According to marketing guru and founder of Convince and Convert, Jay Baer; customer experience expert and author of Iconic, Scott McKain; and Podium VP of Strategic Customer Success, Chris Nielson, the answer is simple—word-of-mouth marketing

This strategy does not rely on spikes of attention from going viral. It’s not necessarily doing something outrageous. It’s “do[ing] something noteworthy in your organization, all the time, for every customer.” 

From the “Turn Customers Into Marketers” episode of the Press Send Webinar Series, here are the 5 categories of distinction your business can use to stand out, delight customers, and grow. 

 

Generosity 

28% of customers say price is less important than before the pandemic—meaning that customers prioritize other factors of a business. Customers care about the type of experience a business can offer. And not just for the VIPs. Do more than what customers expect.  

Example: For Skip’s Kitchen in Sacramento, California, the generosity factor includes the chance for every customer, every day, every transaction to eat for free if they happen to choose the Joker from a deck of cards at the register. For a running company, a hand-written thank you card to a customer might add a touch of appreciated generosity.

 

Speed and Convenience

86% of customers expect business to be even more convenient after COVID restrictions lift. Almost half of all consumers say they’re more interested in messaging with a business than they were pre-pandemic. Texting and webchat beats an in-person visit to the store, an email, or a phone call almost every time. Why? Because it’s faster, it’s more convenient, and it’s what customers prefer.

Example: Hunter Douglas, a window covering company, is using texting and video chat to answer questions and provide virtual demos for several customers at once during COVID restrictions. This instant connection beats the two days of radio silence that normally occurs when a customer reaches out to a business via email. 

 

Education and Usefulness 

Whatever your service or product, your job is to improve the lives of your customers and prospects. Make their lives easier by reducing hassles and points of friction.

Example: Enterprise car rentals became the biggest in the industry by reducing a point of friction—bringing the car to the customer instead of making the customer pick it up. Lydian Dental of Austin, Texas, modified this idea with mobile dentistry, meeting customers in the physical location that is best for them. Other healthcare systems have implemented messaging solutions to educate patients or to create virtual waiting rooms before coming into the office.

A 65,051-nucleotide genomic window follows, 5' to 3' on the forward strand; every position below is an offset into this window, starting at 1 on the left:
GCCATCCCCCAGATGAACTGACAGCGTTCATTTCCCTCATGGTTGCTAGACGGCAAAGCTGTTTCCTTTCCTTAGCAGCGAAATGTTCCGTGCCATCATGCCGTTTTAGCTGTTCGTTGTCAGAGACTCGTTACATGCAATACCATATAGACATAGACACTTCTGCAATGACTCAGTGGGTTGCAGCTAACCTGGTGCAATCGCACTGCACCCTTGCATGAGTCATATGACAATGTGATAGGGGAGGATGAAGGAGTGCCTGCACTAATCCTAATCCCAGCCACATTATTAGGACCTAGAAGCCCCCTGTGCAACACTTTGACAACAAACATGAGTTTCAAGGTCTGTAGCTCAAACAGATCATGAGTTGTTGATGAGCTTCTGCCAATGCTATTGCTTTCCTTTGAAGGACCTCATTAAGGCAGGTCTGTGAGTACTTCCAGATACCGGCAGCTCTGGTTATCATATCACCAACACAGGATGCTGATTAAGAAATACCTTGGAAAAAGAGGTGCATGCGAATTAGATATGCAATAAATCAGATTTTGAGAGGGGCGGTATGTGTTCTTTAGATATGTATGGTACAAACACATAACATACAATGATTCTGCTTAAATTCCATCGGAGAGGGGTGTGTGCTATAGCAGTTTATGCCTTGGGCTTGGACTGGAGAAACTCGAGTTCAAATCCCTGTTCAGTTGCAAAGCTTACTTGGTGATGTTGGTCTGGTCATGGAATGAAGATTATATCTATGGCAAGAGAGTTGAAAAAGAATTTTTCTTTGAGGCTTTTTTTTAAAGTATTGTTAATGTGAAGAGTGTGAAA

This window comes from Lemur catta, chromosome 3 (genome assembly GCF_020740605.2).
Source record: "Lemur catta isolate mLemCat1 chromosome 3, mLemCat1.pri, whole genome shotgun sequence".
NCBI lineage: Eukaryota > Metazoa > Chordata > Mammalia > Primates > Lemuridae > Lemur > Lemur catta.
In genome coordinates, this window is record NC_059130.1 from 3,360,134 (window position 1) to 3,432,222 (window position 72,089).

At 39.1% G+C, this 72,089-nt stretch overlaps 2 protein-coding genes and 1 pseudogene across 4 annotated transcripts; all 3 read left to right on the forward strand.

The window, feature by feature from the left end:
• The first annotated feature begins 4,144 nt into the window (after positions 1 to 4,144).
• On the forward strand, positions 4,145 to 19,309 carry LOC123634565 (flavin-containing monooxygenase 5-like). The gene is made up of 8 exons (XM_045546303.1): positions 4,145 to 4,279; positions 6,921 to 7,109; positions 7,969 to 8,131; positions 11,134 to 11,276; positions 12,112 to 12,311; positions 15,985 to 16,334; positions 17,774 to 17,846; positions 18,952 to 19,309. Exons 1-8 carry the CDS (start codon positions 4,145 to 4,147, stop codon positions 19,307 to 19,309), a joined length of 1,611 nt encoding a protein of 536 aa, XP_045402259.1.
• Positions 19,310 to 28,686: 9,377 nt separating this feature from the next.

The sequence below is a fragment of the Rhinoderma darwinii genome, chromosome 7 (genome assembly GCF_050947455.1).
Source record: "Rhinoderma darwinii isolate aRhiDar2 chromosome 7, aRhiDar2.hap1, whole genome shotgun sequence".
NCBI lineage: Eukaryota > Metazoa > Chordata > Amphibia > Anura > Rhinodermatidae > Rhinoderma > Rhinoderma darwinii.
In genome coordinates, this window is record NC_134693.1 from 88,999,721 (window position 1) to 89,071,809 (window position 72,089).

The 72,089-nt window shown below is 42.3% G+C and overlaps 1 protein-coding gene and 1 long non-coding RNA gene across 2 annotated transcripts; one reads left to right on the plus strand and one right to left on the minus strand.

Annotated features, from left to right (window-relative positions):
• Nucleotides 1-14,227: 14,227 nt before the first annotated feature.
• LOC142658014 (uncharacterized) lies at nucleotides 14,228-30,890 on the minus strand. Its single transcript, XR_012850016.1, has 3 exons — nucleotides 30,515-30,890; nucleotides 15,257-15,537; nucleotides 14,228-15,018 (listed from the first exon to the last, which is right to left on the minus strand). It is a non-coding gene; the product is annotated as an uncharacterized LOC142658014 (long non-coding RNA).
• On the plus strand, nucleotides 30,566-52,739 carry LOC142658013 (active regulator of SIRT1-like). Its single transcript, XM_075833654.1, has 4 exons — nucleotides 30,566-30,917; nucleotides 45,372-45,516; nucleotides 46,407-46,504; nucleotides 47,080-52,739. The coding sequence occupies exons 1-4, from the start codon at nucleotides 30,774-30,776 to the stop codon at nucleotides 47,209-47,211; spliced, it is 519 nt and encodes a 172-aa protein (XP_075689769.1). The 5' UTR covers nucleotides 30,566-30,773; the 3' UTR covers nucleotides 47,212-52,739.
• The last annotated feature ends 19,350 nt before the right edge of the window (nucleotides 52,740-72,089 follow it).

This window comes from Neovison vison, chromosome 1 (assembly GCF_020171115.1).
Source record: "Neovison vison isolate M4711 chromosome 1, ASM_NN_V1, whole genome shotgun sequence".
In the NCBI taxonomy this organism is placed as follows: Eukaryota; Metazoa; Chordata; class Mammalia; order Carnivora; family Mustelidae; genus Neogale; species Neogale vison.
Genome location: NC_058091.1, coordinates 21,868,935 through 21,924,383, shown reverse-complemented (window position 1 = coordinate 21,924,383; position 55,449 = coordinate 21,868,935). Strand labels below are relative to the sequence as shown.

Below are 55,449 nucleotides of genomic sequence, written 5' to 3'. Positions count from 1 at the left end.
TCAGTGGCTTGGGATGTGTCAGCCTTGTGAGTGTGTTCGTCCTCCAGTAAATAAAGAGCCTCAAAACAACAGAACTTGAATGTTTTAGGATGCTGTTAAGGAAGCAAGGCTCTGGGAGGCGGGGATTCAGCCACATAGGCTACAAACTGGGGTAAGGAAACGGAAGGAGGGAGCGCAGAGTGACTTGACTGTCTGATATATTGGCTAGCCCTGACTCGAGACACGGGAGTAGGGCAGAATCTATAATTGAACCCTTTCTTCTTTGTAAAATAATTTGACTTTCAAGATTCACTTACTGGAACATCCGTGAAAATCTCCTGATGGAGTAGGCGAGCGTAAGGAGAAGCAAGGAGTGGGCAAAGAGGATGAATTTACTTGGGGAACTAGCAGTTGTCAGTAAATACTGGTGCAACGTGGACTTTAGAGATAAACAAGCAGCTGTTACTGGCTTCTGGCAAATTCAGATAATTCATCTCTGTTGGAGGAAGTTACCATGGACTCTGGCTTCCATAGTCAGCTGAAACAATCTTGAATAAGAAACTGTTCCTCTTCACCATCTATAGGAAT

Attitude

For attitude to unlock word-of-mouth marketing, it has to be 1) true to your brand and 2) pervasive through the entire organization.

Example: The Philadelphia Flyers NHL Team is famously aggressive on the ice. Before COVID restrictions, there was a “rage room” in the stadium, where fans could go to safely smash familiar household items and take out their frustrations of the game. Wendy’s restaurant is also known for having a spicy attitude on Twitter. 

 

Empathy and Service

The number one thing customers are looking for in a business isn’t actually related to the price, but to the customer service, or friendliness. If you can go above and beyond in caring for and serving your customers, you’re in good shape to grow. Contactless payment is one way to achieve this positive customer engagement. 77% of consumers want businesses to continue offering contactless payments after the pandemic. Companies using Podium payments have seen a 300% improvement in conversion over traditional collection methods. 

Example: Chewy.com is one of many places to purchase pet food. What makes it stand out as a subscription service, however, is its customer care. When a customer canceled a subscription because her dog had died, Chewy.com refunded the cost of the last shipment, asking the customer to donate the food to a shelter, and sent her a bouquet of flowers in sympathy for the loss of her pet. 

When you focus on delivering truly excellent experiences for your customers, they’re more likely to turn into volunteer marketers. Customers tend to talk about experiences they have at businesses incorporating at least one of these five categories. “And Podium,” Jay Baer says, “is frankly the best way to make this happen.” 

Customers are counting on the convenience of digital touchpoints like messaging solutions, reviews, and mobile payments to stay long after the virus has passed. So now is the perfect time to evaluate your customer journey and choose the right tools to succeed.

To learn more about this process and hear additional success stories, watch the full webinar here.

Adapt the way you do business. Press send.